Confidence in Auckland
The jury on the Super City is still out as far as Aucklanders are concerned. In mid-2013 a moderate-sized survey of 350 Aucklanders showed that those surveyed are still unsure whether the governance reforms have benefitted the region or their local community.2
The Aucklanders surveyed are still unsure whether the governance reforms have benefited the region or their local community
Traditionally, local government attracts only limited public interest but the formation of Auckland Super City saw interest increase, as measured by voting turnout figures. However, the heightened interest has yet to be consolidated. Most respondents think that the reforms have made little difference (so far) to either the region as a whole or their local community. In terms of the impact on the region specifically, substantially more Aucklanders surveyed felt the reforms have been beneficial compared to those saying they have had the opposite effect. In terms of the impact on local communities, the trend is reversed: 30 percent felt the effects have been negative and 20 percent felt they have been positive.
Familiarity with the Council’s Auckland Plan and/or Draft Unitary Plan was low. Of the Aucklanders surveyed who ventured an opinion, around half were unsure whether the plans were right for Auckland
Nearly two-thirds of respondents had heard of the Council’s Auckland Plan and/or the Draft Unitary Plan. Only ten percent claimed a high degree of familiarity with the plans, while a similar-sized grouping claimed no familiarity at all. The remainder of responses, 80 percent, were equally divided between “some” or “slight” familiarity. When asked whether these plans are right for Auckland, a quarter of respondents disagreed, a quarter agreed, and half were unsure.
Most Aucklanders surveyed reported middling confidence in Auckland’s system of regional and local government
Confidence in Auckland’s system of regional and local government was mixed, with 33 percent of Aucklanders surveyed reporting confidence, around 16 percent reporting a lack of confidence, and around 50 percent reporting middling confidence.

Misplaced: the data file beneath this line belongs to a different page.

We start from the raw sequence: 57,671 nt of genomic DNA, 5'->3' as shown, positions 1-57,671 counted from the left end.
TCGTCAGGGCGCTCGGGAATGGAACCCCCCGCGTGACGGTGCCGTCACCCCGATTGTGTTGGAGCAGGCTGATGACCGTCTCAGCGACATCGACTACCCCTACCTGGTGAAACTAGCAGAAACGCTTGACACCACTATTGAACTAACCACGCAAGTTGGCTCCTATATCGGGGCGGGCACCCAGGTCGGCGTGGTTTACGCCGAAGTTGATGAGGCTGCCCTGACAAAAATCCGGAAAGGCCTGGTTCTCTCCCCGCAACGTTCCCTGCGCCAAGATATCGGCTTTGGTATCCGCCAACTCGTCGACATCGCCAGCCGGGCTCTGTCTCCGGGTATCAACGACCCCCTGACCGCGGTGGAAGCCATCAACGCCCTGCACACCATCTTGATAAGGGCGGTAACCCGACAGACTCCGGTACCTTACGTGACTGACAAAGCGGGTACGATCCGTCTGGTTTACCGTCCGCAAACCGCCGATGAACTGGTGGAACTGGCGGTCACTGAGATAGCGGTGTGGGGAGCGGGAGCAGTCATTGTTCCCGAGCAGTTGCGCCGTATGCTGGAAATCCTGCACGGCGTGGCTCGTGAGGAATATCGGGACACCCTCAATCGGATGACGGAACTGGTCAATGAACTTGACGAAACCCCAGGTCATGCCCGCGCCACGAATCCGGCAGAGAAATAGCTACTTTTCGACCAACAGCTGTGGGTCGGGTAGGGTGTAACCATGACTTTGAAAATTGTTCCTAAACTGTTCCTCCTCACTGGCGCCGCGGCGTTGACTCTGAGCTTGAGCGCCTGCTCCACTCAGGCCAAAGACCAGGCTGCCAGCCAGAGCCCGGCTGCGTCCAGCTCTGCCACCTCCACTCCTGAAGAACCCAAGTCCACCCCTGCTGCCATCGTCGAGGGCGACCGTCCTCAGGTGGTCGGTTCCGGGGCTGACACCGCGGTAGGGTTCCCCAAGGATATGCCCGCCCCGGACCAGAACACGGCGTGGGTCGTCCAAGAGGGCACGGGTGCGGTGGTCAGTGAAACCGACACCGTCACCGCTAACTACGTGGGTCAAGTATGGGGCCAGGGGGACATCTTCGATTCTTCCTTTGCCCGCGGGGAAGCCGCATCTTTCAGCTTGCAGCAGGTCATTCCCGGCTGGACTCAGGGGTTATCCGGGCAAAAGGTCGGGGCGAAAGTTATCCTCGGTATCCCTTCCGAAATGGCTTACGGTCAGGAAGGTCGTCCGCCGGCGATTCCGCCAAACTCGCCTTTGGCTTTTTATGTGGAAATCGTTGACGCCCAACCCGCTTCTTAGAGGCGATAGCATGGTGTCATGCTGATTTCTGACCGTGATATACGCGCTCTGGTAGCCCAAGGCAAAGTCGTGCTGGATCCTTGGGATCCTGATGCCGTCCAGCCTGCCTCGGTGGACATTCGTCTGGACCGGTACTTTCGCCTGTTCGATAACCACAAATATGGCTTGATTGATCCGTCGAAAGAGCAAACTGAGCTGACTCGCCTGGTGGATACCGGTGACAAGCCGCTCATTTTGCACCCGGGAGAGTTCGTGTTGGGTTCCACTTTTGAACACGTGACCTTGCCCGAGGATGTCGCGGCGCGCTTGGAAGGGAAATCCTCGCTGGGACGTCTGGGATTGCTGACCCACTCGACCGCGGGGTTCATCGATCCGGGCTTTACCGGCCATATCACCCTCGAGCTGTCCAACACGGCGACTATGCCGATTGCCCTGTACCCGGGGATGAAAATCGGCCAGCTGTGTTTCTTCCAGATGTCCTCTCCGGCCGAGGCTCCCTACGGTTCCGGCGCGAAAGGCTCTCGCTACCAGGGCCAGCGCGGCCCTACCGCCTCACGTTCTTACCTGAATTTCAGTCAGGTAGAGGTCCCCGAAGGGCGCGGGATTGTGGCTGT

A third of Aucklanders surveyed believed that the Mayor is an effective leader for the Auckland region
The Mayor’s leadership in the Auckland region was positively evaluated by a third of respondents. A quarter of respondents felt he is not an effective leader for the Auckland region while the remainder of respondents were ambivalent.
A minority of the Aucklanders surveyed felt they received value for their rates
Although a quarter of the Aucklanders surveyed felt they got value for their rates, a third felt they did not and 40 percent were ambivalent.
Around half of the Aucklanders surveyed felt that the distribution of power between central and local government is about right
A sixth of Aucklanders surveyed felt that Auckland Council is too powerful and that central government needs more power. One third felt that central government is too powerful and that Auckland Local Government needs more power. The remaining 50 percent of respondents felt the balance was about right.
The Aucklanders surveyed felt the number of local boards was about right
The vast majority of the Aucklanders surveyed felt that the number of local boards is about right; around 20 percent felt there were too many and 10 percent felt there were too few.
2. The moderate-sized random telephone sample was conducted by Phoenix Research. The confidence interval is +/- 5%. It is important that we are able to compare the views of stakeholders who ought to have more operational knowledge with those of the public which is informed largely through the media, but partly affected by personal experiences. However, the collection of stakeholders’ viewpoints is still underway and will be reported later.